Business Today

On the world stage

Indian pharma is on a new high, but it must keep ahead of the G-7 and emerging economies.

Kamal K. Sharma | Print Edition: Jan 9, 2011

President Barack Obama's recent trip to India was his longest to any foreign country since the beginning of his term - and why not? The "New India" is a riveting and inspiring story, with the pharmaceutical industry providing a story within a story. Pharma is one sector that not only withstood the recent recession, but also clocked handsome growth and expanded abroad as the world steered itself out of the crisis. In the last five years, India's pharma industry has emerged as one of the world's best manufacturers of generic formulations.

Various industry reports rank India's pharmaceutical market as the tenth-largest by value. What is more pertinent and often goes unnoticed is that the Indian pharma industry has emerged as the thirdlargest manufacturer by volume. The industry is expected to grow at close to 16 per cent on an average, up to 2015.

Indian drug companies are exploring newer markets, and consolidating themselves in the advanced ones such as the United States and Japan. They are also becoming hotbeds of drug research and drug delivery systems. Lupin has emerged as the fifthlargest generic player in the US and is among the top 10 generic players in Japan - the only Asian generic player to achieve those credentials.

Lupin was founded in 1968, born from one man's vision and foresight. The healthcare system was in its infancy and quality was rare to find. Appalling standards of sanitation and pandemic malnutrition set the stage for a high mortality rate, especially among women and children. Diseases and epidemics were rampant.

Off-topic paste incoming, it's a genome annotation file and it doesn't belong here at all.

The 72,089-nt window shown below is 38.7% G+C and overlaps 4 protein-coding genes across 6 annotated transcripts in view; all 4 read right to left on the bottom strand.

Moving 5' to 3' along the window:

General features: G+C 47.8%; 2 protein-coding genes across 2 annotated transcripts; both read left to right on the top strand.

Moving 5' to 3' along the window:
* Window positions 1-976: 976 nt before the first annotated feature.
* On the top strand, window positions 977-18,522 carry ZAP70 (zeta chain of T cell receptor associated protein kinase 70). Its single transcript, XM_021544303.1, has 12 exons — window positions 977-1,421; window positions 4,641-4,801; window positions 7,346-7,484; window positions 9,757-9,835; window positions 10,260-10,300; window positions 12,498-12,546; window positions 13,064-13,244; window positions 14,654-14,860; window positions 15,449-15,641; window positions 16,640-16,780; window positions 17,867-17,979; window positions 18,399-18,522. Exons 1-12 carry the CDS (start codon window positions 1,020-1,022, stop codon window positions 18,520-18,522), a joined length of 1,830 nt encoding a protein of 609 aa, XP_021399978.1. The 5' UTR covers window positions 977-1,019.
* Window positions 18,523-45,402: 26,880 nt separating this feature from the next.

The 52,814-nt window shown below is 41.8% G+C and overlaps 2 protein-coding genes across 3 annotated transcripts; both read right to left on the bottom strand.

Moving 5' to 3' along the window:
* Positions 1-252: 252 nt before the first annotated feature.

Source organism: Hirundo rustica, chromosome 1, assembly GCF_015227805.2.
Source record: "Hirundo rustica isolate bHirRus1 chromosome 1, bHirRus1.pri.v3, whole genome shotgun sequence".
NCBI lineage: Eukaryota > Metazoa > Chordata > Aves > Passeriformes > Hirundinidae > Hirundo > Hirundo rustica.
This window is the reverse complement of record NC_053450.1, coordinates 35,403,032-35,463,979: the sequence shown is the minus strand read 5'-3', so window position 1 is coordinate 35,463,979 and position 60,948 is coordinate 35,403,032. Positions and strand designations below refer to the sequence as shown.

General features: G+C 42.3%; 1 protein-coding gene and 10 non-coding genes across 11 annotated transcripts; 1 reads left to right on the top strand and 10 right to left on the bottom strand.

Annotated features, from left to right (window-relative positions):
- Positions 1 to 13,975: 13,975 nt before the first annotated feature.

Indian pharmaceutical companies started by focusing on these epidemics and also on anti-infectives. Over the next two decades, Lupin emerged as one of the world's largest suppliers of anti-tuberculosis and antiinfective drugs, and a leader in APIs or active pharmaceutical ingredients.

On the policy front also, things were radically different. Pricing of drugs was largely state-controlled. With no meaningful budget allocations for health care, the sector had no incentive to grow. By the 1990s, India had 70,000 pharmaceutical firms, mostly small and regional ones. In this fragmented market, the organised sector had just about 300 companies, including multinationals. Lupin made its presence felt even during these tough times by participating in the priority programmes of the government such as tuberculosis eradication, and the mother and child health-care programmes.

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